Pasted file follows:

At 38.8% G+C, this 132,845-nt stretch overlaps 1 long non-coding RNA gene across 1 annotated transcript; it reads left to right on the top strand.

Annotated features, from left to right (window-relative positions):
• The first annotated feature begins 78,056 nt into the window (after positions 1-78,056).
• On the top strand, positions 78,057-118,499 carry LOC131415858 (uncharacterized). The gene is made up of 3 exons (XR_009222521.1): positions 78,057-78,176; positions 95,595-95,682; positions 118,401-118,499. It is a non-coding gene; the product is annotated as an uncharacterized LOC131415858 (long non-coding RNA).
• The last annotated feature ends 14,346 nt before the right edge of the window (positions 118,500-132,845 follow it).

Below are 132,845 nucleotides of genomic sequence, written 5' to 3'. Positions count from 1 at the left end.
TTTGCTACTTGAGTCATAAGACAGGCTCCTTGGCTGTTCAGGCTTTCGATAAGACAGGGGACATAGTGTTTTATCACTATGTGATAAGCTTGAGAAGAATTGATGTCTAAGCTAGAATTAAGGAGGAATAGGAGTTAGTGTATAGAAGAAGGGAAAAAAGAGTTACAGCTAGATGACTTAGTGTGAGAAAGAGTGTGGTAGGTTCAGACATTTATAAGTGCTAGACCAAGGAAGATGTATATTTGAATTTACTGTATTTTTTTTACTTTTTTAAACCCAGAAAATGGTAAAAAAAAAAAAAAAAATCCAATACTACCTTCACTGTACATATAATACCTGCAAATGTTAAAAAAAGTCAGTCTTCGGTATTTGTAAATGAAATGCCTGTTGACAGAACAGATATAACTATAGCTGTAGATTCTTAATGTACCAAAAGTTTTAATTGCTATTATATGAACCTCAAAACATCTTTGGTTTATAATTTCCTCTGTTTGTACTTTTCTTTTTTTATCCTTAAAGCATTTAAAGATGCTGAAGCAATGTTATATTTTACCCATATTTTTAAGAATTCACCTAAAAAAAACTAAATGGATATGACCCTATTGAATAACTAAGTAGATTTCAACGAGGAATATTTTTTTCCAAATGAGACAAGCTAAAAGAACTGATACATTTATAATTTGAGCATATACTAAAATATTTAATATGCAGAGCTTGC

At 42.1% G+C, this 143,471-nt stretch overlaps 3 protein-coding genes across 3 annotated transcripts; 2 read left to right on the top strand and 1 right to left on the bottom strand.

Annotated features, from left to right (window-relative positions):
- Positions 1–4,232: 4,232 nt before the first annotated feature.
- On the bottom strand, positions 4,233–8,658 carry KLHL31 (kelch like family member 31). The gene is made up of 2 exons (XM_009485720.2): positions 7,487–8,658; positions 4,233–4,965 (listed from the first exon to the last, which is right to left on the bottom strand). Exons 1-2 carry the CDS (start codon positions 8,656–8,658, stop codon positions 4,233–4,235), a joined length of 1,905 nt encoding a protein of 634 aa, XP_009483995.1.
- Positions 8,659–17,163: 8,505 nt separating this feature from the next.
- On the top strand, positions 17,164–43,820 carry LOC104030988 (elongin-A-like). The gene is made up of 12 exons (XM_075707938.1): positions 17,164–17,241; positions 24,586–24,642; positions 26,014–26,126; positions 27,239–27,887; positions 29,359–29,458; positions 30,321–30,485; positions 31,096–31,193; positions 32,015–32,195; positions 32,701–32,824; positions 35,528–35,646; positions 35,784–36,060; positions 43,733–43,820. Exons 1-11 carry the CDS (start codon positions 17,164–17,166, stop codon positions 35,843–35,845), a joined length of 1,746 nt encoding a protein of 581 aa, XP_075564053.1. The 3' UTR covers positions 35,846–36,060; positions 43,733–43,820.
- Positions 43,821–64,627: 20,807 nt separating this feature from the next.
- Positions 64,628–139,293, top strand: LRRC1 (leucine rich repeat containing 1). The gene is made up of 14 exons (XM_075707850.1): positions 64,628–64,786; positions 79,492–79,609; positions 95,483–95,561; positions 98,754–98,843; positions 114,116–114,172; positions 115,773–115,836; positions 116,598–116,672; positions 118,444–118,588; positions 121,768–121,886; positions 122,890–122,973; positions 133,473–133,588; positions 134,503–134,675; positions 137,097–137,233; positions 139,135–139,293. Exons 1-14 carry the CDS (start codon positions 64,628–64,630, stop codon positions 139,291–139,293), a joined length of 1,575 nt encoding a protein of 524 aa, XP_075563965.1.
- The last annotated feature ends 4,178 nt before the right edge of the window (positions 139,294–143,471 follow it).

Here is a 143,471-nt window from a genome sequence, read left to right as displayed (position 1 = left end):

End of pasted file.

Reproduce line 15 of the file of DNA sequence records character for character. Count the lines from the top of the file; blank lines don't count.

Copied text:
- Positions 64,628–139,293, top strand: LRRC1 (leucine rich repeat containing 1). The gene is made up of 14 exons (XM_075707850.1): positions 64,628–64,786; positions 79,492–79,609; positions 95,483–95,561; positions 98,754–98,843; positions 114,116–114,172; positions 115,773–115,836; positions 116,598–116,672; positions 118,444–118,588; positions 121,768–121,886; positions 122,890–122,973; positions 133,473–133,588; positions 134,503–134,675; positions 137,097–137,233; positions 139,135–139,293. Exons 1-14 carry the CDS (start codon positions 64,628–64,630, stop codon positions 139,291–139,293), a joined length of 1,575 nt encoding a protein of 524 aa, XP_075563965.1.